1. “On the Air: Gay Claridge.” Billboard 8 Aug. 1942: 20.
  2. “On the Air: Gay Claridge.” Billboard 6 Mar. 1943: 22.
  3. “Horn Changes Vocalists; Hint HJ Near Draft.” Down Beat 15 Feb. 1944: 3.
  4. “Bands Dug by the Beat: Harry James.” Down Beat 15 Jun. 1944: 15.
  5. “De Vito Put Through Second Army Check.” Down Beat 15 Sep. 1944: 2.
  6. “Buddy DeVito Rejoins Horn.” Down Beat 1 Nov. 1944: 1.
  7. “Billy Usher to Sing for James.” Down Beat 15 Nov. 1944: 1.
  8. “Male Singer (With Band).” Down Beat 1 Jan. 1945: 13.
  9. “James to Take Over Pabst Summer Airer.” Down Beat 15 Feb. 1945: 14.
  10. “Army Rejects Two Vocalists.” Down Beat 1 Mar. 1945: 6.
  11. “James Vacations 7 Weeks.” Billboard 6 Oct. 1945: 17.
  12. “Buddy Di Vito On Chi Vacation.” Down Beat 11 Feb. 1946: 17.
  13. “Night Club Reviews: The Showboat, Milwaukee.” Billboard 18 Jan. 1947: 36.
  14. “On the Stand: Harry James.” Billboard 31 May 1947: 23.
  15. “On the Stand: Harry James.” Billboard 25 Oct. 1947: 36.
  16. “Music as Written.” Billboard 27 Dec. 1947: 21.
  17. Hallock, Ted. “Jazz Drops A-Bomb As Chi. Ops Scream.” Down Beat 31 Dec. 1947: 4.
  18. “Leads Band.” Down Beat 6 May 1948: 16.
  19. Hallock, Ted. “Chicago Band Briefs.” Down Beat 10 May 1948: 4.
  20. “On His Own.” Down Beat 2 Jun. 1948: 2.
  21. “Music as Written.” Billboard 17 Jul. 1948: 20.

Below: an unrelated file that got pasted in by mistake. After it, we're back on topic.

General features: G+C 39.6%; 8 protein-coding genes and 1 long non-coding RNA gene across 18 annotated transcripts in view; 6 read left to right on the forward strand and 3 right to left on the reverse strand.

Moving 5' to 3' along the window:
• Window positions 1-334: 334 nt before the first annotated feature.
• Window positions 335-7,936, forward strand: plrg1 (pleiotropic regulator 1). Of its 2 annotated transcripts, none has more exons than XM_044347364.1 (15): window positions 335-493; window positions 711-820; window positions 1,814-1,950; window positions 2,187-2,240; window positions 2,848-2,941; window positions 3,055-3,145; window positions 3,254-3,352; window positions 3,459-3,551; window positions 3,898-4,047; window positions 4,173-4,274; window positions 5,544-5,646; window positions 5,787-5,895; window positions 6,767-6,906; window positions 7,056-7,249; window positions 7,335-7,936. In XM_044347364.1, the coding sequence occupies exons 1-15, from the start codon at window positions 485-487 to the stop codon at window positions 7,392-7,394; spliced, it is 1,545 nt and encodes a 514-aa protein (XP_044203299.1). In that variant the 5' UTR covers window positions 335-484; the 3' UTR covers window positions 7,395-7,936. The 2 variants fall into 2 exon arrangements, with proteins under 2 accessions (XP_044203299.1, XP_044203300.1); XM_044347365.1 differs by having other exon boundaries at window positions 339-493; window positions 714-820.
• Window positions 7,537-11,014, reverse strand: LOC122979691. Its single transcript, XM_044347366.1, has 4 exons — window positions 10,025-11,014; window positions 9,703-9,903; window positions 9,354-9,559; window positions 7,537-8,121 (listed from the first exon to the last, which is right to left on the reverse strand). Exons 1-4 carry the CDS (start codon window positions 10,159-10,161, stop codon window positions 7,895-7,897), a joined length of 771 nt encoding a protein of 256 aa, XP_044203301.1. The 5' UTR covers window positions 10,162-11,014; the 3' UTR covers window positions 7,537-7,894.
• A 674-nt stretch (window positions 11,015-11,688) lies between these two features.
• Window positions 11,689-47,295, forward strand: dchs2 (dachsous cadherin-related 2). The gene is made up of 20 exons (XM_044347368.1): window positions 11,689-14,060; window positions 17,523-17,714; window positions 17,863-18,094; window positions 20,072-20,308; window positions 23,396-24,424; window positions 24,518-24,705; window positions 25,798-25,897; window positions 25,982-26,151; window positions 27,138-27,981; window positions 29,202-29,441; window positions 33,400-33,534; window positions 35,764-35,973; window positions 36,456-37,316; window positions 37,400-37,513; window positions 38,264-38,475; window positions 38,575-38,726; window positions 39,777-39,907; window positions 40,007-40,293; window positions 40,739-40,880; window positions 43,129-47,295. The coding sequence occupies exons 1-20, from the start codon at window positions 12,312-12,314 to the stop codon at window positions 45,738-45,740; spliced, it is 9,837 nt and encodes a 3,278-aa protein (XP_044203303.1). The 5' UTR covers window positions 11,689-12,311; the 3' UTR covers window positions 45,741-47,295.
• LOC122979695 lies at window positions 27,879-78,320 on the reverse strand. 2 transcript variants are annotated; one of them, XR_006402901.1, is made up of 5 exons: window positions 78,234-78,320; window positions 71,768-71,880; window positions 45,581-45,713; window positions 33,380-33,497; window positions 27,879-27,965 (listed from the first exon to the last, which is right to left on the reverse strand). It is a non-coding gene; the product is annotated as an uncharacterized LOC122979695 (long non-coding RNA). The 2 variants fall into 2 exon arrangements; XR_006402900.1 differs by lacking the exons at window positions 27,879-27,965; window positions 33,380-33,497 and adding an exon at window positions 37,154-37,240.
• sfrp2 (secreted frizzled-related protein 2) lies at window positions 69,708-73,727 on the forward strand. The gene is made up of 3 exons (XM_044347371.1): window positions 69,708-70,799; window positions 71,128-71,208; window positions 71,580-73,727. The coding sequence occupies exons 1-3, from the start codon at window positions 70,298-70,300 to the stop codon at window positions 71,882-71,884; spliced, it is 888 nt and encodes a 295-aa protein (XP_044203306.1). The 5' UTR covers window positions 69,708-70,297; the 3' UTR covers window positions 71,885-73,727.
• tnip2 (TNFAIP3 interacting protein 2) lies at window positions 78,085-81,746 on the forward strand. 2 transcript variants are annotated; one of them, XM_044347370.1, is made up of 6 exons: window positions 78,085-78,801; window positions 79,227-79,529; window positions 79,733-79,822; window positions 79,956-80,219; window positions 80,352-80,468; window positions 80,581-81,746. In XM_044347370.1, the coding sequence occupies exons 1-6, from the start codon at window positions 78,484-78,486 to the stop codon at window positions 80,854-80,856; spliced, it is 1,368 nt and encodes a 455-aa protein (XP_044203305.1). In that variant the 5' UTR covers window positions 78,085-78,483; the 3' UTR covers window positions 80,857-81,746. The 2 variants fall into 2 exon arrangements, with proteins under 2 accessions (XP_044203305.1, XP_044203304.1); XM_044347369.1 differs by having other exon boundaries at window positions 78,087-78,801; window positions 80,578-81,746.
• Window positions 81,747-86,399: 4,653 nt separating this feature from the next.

22. “Chicago Band Briefs.” Down Beat 3 Nov. 1948: 5.
  23. Advertisement. “Buddy DiVito.” Down Beat 6 Nov. 1948: 45.
  24. “Two Scrambles Appear In Poll.” Down Beat 15 Dec. 1948: 12.
  25. “Music as Written.” Billboard 22 Jan. 1949: 20.
  26. “New Numbers.” Down Beat 28 Jan. 1949: 10.
  27. Harris, Pat. “Chicago Band Briefs.” Down Beat 22 Apr. 1949: 4.
  28. Galli, Tony. “Temple Band A Top Crew.” Down Beat 29 Jul. 1949: 6.
  29. “Music as Written.” Billboard 6 Aug. 1949: 33.
  30. Harris, Pat. “Chicago Band Briefs.” Down Beat 21 Oct. 1949: 4.
  31. Tracy, Jack. “Chicago Band Briefs.” Down Beat 13 Jul. 1951: 6.
  32. “Record Reviews.” Billboard 1 Sep. 1951: 76.
  33. “Modern Shipping Disks to 35 Distribs For New Subsidiary.” Billboard 15 Dec. 1951: 22.
  34. “Strictly Ad Lib: Chicago.” Down Beat 28 Jan. 1953: 3.
  35. “Popular Record Reviews.” Billboard 13 Feb. 1954: 56.
  36. “Music as Written.” Billboard 16 Oct. 1954: 24.
  37. “Popular Records: Vocalists.” Billboard 29 Dec. 1954: 11.
  38. “Buddy's Back.” Austin News [Chicago, Illinois] 1 Aug. 1956: 14G.
  39. “The Shillelagh.” Arlington Heights Herald [Arlington Heights, Illinois] 13 Mar. 1958: n.p.
  40. Schikel, Steve. “Around 'n' About.” Austin News [Chicago, Illinois] 15 Oct. 1958: 24G.
  41. “Paar's Lady Of Comedy At Colomb's Now.” Economist [Chicago, Illinois] 30 Mar. 1960: n.p.
  42. Advertisement. “Nic'Ondro's Supper Club.” Park Forest Star [Park Forest, Illinois] 8 Feb. 1962: 39.
  43. Advertisement. “Lake Lounge.” Bellwood Star-Sentinel [Melrose Park, Illinois] 29 Dec. 1966: 12.
  44. “Nevada Marriage Index, 1956-2005,” database, FamilySearch (https://familysearch.org/ark:/61903/1:1:VVZL-DG3 : 20 September 2019), Anthony Buddy Divito and Mildred Maxine Martin, 1979.
  45. “United States Social Security Death Index,” database, FamilySearch (https://familysearch.org/ark:/61903/1:1:JGX7-PJ8 : 11 January 2021), Anthony Di Vito, 31 May 2006; citing U.S. Social Security Administration, Death Master File, database (Alexandria, Virginia: National Technical Information Service, ongoing).
  46. “United States Public Records, 1970-2009,” FamilySearch (https://familysearch.org/ark:/61903/1:1:KR8F-L7K : 3 December 2019), Buddy A Divito, 1996.